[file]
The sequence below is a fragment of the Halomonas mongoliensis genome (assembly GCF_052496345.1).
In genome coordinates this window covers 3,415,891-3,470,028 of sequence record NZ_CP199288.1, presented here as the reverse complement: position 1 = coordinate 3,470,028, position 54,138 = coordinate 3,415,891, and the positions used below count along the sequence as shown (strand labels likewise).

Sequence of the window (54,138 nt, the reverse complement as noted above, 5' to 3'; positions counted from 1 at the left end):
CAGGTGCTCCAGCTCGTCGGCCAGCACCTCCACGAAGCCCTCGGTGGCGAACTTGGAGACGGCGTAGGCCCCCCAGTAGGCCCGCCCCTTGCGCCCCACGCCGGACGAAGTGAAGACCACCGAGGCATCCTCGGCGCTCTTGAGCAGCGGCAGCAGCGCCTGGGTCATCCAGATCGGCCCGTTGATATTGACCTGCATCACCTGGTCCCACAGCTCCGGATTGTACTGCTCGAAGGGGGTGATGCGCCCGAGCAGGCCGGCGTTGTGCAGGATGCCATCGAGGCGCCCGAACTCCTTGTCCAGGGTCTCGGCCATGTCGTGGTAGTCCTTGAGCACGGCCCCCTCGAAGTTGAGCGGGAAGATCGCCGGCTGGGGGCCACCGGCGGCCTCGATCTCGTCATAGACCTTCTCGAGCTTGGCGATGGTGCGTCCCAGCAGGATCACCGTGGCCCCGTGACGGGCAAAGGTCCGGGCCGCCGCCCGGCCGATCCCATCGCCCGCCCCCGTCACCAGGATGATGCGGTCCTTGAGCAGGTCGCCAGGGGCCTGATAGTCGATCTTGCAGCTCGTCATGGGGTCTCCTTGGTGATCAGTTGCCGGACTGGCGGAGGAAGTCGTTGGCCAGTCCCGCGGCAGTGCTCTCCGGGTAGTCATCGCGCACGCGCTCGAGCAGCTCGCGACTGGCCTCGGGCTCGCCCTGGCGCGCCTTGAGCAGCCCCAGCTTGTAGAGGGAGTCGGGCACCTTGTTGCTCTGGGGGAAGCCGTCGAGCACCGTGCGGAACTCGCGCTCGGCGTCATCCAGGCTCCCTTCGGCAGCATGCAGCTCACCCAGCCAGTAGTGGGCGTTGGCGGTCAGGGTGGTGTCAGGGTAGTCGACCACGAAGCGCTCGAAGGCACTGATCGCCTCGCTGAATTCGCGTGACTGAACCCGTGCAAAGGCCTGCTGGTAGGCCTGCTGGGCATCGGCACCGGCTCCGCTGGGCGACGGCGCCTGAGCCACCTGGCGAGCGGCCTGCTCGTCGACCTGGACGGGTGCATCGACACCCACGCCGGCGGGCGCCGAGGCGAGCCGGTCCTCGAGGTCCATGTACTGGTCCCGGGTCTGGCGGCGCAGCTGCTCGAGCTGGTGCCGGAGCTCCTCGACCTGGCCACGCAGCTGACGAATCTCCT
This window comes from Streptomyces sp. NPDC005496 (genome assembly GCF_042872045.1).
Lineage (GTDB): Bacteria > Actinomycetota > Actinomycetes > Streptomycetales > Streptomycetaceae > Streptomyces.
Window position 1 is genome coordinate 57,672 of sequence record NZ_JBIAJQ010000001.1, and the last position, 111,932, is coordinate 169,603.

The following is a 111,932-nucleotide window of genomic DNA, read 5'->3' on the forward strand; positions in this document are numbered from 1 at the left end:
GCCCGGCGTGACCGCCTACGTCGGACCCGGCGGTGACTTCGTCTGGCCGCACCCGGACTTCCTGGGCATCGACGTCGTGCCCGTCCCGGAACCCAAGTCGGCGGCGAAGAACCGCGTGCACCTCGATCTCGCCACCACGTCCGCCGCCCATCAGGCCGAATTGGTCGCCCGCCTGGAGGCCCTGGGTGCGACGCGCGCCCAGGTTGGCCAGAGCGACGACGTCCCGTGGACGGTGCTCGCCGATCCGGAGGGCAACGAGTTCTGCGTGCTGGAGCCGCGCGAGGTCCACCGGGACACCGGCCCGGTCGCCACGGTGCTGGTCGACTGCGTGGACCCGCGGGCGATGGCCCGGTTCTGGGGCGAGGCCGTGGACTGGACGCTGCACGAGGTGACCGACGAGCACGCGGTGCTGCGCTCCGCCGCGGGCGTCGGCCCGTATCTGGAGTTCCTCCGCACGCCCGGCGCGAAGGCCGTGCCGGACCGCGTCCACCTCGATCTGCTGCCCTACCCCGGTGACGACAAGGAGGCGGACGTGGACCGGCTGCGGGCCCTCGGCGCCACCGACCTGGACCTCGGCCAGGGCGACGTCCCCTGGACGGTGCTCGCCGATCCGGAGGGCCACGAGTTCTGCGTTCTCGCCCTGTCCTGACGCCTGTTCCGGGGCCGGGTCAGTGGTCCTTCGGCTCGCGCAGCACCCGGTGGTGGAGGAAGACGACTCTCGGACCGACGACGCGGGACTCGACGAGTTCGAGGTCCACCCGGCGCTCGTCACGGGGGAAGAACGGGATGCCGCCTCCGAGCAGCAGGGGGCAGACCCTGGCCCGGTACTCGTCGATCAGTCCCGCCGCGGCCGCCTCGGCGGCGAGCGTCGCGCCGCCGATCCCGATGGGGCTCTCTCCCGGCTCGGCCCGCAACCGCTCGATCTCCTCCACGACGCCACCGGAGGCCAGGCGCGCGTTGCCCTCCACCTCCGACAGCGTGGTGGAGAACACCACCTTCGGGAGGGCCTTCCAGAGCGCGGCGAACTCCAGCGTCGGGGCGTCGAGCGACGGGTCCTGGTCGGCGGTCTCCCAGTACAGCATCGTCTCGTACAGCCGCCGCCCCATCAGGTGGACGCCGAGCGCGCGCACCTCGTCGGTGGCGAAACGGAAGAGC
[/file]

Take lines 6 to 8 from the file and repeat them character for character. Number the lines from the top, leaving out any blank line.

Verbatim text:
Lineage (GTDB): Bacteria > Actinomycetota > Actinomycetes > Streptomycetales > Streptomycetaceae > Streptomyces.
Window position 1 is genome coordinate 57,672 of sequence record NZ_JBIAJQ010000001.1, and the last position, 111,932, is coordinate 169,603.

The following is a 111,932-nucleotide window of genomic DNA, read 5'->3' on the forward strand; positions in this document are numbered from 1 at the left end: